Which Joe gave his name to ‘sloppy joes’? We look at five interesting sandwiches and their lexical origins.
[as modifier] (of a door on a car or aircraft) opening upwards:‘gull-wing doors’
- ‘This is precisely the exclusive, top-end sporting image Mercedes has been trying to recapture with the much publicised SLR McLaren supercar, right down to the silver paint, gull-wing doors and extreme price tag.’
- ‘Ally slid into the car and pulled the gull-wing door closed.’
- ‘It is worth noting that between 1954 and 1957 a total of just 1,400 gull-wing models were produced - not exactly a number that would lead someone to believe that a business could be built on it.’
- ‘Both cabin doors open forward and up in modified gull-wing fashion, providing excellent access to either front or rear seats.’
- ‘Press the flush button by the door to open the gull-wing doors, which have hydraulics powerful enough to lift the doors automatically.’
- ‘The YCC has a personalised driving position, autopark for easy parking and gull-wing doors for easier access and improved visibility.’
- ‘Massive fabricated boom sets are designed for high production felling applications, while industry-first gull-wing doors on the engine house allow easy access to keep the 630A and 730A producing.’
- ‘The forward-hinged canopy opens up both front seats for easy entry, and the separate, gull-wing left-side door opens up and to the right, providing friendly access to the rear buckets.’
- ‘Drivers sit side-by-side in a fully enclosed two-man safety capsule cockpit, with gull-wing doors that can be opened from both inside and out.’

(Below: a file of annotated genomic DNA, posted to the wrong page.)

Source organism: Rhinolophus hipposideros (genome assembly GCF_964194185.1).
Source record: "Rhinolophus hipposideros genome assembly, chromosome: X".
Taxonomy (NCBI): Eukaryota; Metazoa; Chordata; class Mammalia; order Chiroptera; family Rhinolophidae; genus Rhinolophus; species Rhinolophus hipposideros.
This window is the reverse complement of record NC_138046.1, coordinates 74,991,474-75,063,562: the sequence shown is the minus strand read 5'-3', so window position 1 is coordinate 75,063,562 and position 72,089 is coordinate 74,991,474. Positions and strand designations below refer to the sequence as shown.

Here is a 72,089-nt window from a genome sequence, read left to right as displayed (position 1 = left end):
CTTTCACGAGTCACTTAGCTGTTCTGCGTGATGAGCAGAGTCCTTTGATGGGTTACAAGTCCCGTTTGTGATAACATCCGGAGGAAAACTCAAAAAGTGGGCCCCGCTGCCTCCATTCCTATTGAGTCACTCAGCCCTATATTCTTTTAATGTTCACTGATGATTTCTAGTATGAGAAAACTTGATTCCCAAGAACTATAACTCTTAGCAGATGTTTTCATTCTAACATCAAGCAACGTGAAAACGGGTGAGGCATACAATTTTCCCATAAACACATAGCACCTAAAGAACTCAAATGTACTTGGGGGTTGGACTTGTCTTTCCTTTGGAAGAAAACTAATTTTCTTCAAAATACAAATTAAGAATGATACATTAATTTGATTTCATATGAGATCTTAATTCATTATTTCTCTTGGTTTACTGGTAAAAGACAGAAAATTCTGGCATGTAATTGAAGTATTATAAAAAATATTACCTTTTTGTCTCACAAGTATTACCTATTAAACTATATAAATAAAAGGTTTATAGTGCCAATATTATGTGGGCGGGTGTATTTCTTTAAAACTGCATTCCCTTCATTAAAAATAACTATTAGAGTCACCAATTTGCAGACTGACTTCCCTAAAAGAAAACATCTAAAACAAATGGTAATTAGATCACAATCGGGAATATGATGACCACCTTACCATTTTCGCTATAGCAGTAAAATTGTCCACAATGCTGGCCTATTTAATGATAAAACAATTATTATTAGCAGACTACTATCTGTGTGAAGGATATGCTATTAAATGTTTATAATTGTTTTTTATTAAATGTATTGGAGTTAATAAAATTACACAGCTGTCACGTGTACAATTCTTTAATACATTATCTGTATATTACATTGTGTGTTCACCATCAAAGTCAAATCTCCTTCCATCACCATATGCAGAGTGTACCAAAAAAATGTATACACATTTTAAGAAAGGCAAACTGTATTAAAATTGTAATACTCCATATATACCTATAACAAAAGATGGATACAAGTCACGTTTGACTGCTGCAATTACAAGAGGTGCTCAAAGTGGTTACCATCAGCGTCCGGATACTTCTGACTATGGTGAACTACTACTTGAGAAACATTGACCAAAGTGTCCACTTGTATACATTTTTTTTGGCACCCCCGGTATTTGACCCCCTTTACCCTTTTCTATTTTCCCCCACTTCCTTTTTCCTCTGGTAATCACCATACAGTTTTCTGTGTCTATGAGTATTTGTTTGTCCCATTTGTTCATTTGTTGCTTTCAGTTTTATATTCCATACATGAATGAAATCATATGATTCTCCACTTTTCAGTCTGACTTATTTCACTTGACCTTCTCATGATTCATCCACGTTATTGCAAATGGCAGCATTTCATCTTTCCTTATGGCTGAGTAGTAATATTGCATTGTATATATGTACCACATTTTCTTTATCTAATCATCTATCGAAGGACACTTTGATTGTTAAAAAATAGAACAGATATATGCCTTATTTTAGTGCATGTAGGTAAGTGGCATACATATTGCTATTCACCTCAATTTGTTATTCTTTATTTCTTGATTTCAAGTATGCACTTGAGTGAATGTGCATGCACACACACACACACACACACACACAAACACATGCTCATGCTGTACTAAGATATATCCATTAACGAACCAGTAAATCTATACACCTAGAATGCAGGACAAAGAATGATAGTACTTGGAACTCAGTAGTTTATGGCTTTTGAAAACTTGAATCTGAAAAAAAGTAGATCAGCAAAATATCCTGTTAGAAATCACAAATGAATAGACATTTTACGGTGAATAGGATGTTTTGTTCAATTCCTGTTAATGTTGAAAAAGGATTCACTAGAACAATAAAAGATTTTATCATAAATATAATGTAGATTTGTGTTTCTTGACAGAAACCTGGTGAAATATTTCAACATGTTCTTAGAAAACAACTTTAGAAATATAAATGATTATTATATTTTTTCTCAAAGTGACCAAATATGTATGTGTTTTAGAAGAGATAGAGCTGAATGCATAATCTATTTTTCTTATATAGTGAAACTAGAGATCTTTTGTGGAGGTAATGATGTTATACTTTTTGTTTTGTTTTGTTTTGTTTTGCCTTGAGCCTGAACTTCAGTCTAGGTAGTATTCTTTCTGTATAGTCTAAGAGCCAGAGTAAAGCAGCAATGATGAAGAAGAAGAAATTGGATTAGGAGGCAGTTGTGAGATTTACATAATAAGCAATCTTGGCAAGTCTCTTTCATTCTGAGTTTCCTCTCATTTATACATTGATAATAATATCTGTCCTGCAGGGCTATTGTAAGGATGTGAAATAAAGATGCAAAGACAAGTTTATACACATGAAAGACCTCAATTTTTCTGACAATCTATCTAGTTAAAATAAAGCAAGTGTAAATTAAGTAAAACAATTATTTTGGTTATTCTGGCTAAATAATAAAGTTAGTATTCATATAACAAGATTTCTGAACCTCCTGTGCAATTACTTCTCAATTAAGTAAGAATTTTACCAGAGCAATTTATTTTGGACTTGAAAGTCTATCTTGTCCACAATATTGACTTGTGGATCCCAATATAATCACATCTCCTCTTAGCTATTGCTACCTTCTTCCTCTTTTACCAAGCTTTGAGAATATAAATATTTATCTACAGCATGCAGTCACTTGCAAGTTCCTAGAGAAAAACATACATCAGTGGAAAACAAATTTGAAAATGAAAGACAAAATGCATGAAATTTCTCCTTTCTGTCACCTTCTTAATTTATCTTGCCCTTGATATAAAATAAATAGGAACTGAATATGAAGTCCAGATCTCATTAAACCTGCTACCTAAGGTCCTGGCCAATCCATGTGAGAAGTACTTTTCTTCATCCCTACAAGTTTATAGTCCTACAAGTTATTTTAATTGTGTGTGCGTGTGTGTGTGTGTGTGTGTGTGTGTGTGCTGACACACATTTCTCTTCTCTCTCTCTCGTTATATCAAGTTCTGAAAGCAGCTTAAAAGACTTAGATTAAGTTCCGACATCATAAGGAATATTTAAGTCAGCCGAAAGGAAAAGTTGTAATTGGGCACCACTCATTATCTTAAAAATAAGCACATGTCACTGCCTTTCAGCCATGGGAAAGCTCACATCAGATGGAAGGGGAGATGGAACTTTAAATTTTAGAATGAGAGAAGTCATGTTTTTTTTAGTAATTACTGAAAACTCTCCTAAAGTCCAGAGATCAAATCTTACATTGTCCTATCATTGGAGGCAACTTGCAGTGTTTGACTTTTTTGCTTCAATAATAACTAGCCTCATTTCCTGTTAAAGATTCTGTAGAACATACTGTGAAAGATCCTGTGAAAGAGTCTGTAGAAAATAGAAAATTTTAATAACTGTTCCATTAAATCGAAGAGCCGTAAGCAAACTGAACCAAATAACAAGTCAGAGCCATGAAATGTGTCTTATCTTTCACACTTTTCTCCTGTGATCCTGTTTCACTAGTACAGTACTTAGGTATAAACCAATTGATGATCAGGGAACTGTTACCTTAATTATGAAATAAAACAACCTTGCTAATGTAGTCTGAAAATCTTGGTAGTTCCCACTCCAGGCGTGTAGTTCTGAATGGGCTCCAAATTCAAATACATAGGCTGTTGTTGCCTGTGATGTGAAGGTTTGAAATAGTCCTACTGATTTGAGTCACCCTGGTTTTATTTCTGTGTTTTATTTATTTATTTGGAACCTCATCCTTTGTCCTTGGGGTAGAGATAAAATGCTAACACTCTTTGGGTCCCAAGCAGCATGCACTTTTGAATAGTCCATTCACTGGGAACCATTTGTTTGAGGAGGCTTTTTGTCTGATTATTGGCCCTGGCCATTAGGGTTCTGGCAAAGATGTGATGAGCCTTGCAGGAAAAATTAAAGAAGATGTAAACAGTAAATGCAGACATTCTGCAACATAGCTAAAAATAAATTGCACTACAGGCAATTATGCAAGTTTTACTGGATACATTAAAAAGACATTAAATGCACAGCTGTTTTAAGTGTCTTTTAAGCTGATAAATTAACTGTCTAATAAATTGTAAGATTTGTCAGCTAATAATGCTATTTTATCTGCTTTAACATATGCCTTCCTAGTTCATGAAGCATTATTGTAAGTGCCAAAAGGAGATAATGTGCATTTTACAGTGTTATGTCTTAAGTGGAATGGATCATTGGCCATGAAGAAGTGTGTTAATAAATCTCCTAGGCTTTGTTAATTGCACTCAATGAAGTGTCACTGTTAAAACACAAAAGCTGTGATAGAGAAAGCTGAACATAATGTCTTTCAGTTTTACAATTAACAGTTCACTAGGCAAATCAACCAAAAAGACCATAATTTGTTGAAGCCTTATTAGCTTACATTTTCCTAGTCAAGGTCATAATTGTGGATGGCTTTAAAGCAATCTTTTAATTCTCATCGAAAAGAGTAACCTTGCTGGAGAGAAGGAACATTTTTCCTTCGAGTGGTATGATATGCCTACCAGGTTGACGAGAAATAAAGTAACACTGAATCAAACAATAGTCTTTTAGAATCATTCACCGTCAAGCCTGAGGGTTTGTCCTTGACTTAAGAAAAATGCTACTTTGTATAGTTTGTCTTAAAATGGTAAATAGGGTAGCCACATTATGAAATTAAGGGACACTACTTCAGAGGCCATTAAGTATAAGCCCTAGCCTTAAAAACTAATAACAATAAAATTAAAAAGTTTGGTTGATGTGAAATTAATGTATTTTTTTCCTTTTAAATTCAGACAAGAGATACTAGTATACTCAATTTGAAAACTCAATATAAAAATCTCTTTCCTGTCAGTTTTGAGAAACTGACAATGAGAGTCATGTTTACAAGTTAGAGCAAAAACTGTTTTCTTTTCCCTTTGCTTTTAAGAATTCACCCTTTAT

- ‘But the gull-wing car nearly got Nik and Eva into serious trouble just outside Turin, where a police officer thought they had a bomb in the back.’
- ‘One of the Trinidad's signature design characteristics is its gull-wing doors.’
- ‘Last week I mentioned that Rudi Uhlenhaut designed the Mercedes 300 SL with the famous gull-wing doors that opened up sideways, hinged in the centre of the roof.’
- ‘In 1971 he sells his SOA interest to launch a venture building fiberglass-bodied, gull-wing sports cars in New Brunswick, Canada, under his own name - a project that folds in 1975.’
- ‘Tim and his chief engineer Ray Mulqueen encountered a great deal of difficulty in fulfilling Tim's objective in rebuilding six original Ratas and three Chaikas (the gull-wing biplane comrade to the Rata) in Russia.’
- ‘Those famous gull-wing doors, unlike those on the Mercedes-Benz 300SL of 1952, had no structural rationale - DeLorean included them for effect.’
- ‘Another significant feature is the gull-wing design of the engine-compartment side panels.’
- ‘The gull-wing doors popped open and she jumped out onto the sidewalk.’
- ‘That taken care of, she raised the gull-wing door, and bounded out.’
- ‘A gull-wing canopy provides the best service access available in a zero tail swing machine, Timberking says.’
- ‘Now that people are used to seeing gull-wing and even butterfly doors, Koenigsegg's rotating door is so different it does make them stop and take notice.’
We take a look at several popular, though confusing, punctuation marks.
From Afghanistan to Zimbabwe, discover surprising and intriguing language facts from around the globe.
The definitions of ‘buddy’ and ‘bro’ in the OED have recently been revised. We explore their history and increase in popularity.